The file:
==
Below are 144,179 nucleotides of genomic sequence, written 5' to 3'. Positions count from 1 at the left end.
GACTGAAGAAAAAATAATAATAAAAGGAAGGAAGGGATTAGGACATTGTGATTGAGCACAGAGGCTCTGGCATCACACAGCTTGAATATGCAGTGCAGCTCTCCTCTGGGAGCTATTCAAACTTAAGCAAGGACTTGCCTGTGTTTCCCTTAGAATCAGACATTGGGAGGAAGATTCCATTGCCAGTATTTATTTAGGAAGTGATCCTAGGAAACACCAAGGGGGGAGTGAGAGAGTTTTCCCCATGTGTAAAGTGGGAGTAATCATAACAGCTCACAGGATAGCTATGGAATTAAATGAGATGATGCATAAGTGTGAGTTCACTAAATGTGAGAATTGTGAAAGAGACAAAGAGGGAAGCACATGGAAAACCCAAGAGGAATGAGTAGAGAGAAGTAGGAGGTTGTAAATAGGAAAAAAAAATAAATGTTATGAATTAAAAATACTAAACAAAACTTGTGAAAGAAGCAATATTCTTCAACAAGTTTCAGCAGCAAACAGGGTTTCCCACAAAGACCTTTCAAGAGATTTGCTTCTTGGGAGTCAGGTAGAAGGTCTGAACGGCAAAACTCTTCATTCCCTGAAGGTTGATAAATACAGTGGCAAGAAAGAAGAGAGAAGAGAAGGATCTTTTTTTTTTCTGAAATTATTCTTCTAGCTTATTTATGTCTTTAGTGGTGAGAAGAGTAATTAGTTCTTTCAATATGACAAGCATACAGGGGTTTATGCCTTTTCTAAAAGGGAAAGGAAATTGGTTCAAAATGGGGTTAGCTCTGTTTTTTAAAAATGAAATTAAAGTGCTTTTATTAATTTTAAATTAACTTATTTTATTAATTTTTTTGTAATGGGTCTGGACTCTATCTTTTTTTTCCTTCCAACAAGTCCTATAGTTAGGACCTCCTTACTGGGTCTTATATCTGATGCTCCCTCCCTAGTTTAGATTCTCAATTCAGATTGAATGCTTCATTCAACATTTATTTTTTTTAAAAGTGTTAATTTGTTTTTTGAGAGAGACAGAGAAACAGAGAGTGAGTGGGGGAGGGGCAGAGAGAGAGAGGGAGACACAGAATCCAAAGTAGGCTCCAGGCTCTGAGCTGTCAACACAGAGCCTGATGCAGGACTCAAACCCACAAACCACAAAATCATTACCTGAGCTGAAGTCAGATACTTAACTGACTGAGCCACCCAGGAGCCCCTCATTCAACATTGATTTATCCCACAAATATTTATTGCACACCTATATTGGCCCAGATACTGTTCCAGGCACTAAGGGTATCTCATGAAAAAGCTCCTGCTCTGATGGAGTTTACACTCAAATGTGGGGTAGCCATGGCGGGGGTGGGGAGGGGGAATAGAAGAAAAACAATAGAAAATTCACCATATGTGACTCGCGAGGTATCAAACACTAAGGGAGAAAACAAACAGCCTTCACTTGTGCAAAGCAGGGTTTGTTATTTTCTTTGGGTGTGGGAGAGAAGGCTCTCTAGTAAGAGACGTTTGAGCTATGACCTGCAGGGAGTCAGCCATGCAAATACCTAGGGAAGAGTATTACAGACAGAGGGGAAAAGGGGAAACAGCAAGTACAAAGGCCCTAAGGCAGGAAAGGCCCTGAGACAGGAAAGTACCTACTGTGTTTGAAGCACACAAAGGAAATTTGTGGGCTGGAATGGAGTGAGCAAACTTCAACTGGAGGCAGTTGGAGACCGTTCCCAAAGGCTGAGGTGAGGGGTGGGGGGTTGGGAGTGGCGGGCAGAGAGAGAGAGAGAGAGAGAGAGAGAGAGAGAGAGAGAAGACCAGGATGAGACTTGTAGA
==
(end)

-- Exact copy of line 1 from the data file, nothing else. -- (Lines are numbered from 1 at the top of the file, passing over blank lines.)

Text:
Below are 144,179 nucleotides of genomic sequence, written 5' to 3'. Positions count from 1 at the left end.